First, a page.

After you have been going to a church for a long time, deciding to leave it and attend another is a big deal. Today, my husband and I were just welcomed in as members of our new church. That is something we are genuinely excited about.
I’ve only been involved in two church ‘switches’ in my life, and both were for very different reasons.
I left my first church when I was eighteen. It was the church I had grown up in since I was about six. (I don’t really count the switch before that, when my parents switched from the Catholic Church to a born-again Pentecostal church. That was their switch, not mine). Without getting into the gory details, it was just an unhealthy and dysfunctional church in a lot of ways (Maybe that will be another post). I never felt comfortable, at peace or close to God. It wasn’t until I started going to a healthy church did I realize how out-of-whack that church was.
While I was in junior high and high school, the church I grew up in didn’t have a youth group, so I attended the youth group of the church where I went to school (I went to a Christian school). The youth group was alive in worship, in outreach, in fellowship, in discipleship. My whole life revolved around school and youth group – and that was a good thing. I credit that church – both the school and the youth group – with being a foundational part of my spiritual formation. I would not be who I am without that.
So, when I was eighteen and could drive, my parents let me attend that church full-time. There was just more going on there for people my age, and I was already so connected. My parents were OK with me leaving, as long as I was going to church. I don’t remember if I spoke to the pastor or not about leaving. I’m sure my parents probably spoke for me, but a conversation from someone would have been the right thing.
I loved my new church. It was a big church compared to my old church, not that numbers are necessarily a big factor in a church switch (I’ll get to that later). The Holy Spirit was alive and at work in this church. The congregation, though big, had a very warm feel to it. I was growing in leaps and bounds in my love for God, in the Scriptures, in my passion for His kingdom. Of course it wasn’t perfect, but I loved being there, I loved going to church, I loved being involved. And I was very involved.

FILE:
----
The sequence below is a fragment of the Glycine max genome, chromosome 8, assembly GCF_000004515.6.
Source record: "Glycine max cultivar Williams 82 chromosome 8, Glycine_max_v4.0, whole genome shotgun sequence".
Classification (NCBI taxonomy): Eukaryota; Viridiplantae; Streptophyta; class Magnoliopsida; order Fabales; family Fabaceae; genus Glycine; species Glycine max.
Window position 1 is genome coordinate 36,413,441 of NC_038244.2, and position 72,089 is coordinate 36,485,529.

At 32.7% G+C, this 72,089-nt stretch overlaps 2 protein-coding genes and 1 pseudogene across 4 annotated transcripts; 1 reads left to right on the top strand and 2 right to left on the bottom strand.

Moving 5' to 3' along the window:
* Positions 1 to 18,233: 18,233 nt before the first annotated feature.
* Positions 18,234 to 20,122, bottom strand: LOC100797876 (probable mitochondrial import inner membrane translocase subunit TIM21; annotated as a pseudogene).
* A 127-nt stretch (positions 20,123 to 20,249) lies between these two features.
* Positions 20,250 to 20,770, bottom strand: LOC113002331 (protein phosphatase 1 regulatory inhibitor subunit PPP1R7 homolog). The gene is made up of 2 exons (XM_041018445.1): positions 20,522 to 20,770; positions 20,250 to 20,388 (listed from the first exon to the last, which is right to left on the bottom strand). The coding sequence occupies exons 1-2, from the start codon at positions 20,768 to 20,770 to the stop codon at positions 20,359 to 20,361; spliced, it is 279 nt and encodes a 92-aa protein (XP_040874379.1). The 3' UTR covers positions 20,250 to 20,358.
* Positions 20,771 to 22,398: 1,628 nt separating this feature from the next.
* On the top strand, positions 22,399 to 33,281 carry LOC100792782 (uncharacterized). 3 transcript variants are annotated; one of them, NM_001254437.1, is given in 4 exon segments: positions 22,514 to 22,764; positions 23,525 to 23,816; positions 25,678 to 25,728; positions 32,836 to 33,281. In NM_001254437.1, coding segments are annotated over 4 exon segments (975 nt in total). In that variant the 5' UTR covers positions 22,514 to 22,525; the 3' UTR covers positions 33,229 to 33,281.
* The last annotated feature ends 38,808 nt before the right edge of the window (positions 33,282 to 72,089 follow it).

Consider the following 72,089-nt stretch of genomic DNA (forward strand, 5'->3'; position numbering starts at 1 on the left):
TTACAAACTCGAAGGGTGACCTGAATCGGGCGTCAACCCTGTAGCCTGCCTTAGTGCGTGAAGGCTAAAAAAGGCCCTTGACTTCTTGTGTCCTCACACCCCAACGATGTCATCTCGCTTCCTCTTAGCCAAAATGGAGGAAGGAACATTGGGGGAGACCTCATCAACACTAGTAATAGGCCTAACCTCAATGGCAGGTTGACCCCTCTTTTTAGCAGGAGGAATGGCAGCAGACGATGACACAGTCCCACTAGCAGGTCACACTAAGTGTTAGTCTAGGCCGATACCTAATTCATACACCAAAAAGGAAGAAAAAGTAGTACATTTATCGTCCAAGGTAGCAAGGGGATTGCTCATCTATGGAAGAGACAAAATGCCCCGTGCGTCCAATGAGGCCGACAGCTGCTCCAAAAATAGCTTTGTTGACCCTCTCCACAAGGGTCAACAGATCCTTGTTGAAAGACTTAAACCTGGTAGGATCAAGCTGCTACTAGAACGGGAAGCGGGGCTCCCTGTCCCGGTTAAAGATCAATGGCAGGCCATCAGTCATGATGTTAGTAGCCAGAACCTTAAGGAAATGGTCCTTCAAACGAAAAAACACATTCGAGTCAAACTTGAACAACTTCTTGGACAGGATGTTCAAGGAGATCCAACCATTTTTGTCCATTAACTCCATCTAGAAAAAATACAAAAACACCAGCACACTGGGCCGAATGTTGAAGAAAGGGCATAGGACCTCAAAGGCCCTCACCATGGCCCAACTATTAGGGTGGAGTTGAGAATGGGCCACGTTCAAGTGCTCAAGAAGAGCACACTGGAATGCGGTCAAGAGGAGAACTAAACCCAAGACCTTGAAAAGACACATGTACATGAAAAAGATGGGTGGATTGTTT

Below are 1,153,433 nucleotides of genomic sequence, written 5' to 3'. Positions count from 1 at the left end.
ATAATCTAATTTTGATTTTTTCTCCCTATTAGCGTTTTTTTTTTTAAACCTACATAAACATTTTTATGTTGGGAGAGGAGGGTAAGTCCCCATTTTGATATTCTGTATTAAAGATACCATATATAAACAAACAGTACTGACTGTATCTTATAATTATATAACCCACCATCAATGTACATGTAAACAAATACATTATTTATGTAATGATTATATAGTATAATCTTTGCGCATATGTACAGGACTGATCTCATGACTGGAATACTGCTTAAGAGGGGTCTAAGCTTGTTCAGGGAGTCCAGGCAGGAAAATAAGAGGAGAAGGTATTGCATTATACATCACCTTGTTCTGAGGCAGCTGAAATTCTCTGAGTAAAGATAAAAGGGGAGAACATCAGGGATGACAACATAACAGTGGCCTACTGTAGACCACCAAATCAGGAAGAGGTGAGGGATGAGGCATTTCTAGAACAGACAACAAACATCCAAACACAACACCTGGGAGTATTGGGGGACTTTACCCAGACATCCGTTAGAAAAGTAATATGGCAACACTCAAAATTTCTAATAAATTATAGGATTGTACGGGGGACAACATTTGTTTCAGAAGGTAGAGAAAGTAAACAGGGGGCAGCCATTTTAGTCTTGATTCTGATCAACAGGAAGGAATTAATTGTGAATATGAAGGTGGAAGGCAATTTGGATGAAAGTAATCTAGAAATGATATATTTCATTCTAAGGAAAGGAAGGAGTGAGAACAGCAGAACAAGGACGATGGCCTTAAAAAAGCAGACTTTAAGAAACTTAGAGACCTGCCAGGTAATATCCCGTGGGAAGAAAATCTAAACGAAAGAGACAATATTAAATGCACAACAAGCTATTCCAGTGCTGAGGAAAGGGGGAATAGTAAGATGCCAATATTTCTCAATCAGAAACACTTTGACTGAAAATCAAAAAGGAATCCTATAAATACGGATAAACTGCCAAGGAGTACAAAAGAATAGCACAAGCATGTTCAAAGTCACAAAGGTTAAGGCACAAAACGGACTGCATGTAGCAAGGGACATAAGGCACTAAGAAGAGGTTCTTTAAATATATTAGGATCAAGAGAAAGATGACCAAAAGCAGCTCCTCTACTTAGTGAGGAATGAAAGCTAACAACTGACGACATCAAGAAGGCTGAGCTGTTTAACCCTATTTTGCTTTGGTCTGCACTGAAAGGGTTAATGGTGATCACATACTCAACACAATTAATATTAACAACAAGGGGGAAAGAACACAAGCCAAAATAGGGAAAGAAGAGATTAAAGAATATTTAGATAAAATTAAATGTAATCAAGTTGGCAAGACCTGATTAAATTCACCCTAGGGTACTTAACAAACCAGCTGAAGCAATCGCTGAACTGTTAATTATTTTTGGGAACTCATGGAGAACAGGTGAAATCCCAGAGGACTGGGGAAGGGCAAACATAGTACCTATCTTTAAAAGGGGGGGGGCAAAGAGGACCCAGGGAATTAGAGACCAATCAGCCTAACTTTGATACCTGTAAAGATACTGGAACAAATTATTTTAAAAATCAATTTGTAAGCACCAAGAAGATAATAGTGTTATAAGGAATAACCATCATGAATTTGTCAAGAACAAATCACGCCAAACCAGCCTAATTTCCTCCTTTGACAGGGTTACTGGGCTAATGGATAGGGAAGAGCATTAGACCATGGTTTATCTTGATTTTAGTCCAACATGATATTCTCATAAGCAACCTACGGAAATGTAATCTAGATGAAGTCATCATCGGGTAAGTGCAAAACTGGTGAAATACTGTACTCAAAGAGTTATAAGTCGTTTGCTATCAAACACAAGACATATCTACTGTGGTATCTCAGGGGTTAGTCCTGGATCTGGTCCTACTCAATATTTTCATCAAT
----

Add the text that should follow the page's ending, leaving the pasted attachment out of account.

After I graduated college and moved back home, I became a volunteer youth worker. I was on staff as the youth assistant for a year, and I was volunteer for about 10 years. I was involved in the retreats, the outreaches, the summer camps – you name it. I also went on MANY missions trips with the youth group – to Belize, Jamaica, St. Maarten, Ukraine, London, Trinidad, and Mexico. That was such a special, growing time in my life – personally, in ministry, as a Christian. I’m still in touch with many of my old ‘youth-groupers.’
I also was involved in the Missions at my church. More than anything else, my church’s focus on missions made an imprint on my heart. I was on the short-term committee for a little while, and I went on adult missions trips to Tanzania, Brazil, Morocco, and to Nigeria twice. I was even chosen to lead the team on the first trip to Nigeria. Those experience gave me not just a broader, global perspective of the world, but the on what God is doing in the world. I felt very small after those trips. And that was a good thing. I knew my life had to forever be a part of this bigger story.
They should have built me a room to live in on the grounds at this church. I was there just about as much as I was anywhere else.
It was at this church where God lit a fire in my heart for missions. It was at this church where I served God along some girls people who became my closest friends. It was at this church where I met so many people I consider mentors, who God used in my life in pivotal, critical moments on my spiritual journey. It was at this church where I felt the exhilaration of praying with teenagers, being used by God in ministry, playing my part in His Big Story. It was at this church where I met my husband (for the second time).
Some of my best, funnest, most moving and life-changing memories are connected to this church or the people in it.
Deciding to leave this church was not an easy decision. We both loved our church. We were involved. We were connected.
So, what happened?
Well, when we got married, we bought a house about 30 minutes away. For those of you not familiar with Long Island, it is incredibly over-populated (among other things), and there is traffic everywhere, all the time. (That might be a slight exaggeration, but just a slight one). The traffic on a Sunday morning is just as bad as rush hour during the week. Trying to get to church on Sunday morning, during the week for a Bible study or meeting was proving to be a draining experience; more often than not, we were finding reasons not to go. Sometimes we were too exhausted from work to deal with the 40 minute hassle of traffic each way; sometimes I would bail because I had been in the building all day, and I couldn’t deal with driving there again, after I had been there all day (I teach at the church’s Christian school). We knew this was not a good habit that we were forming.
Finally, after about a year of this, my husband and I decided that we really needed to pray about what to do. Either we needed to suck it up and deal with the traffic and tiredness – or, we needed to find a church closer to home to attend. We knew it wasn’t spiritually healthy for us to be just ‘Sunday-only’ Christians, and sometimes, not even that. We knew it was vital for us to be connected to, involved with and committed to a body of believers.
So, we set out to pray and check out some churches in our area.
Stay tuned for Parts 2 and 3 to see how it all turned out.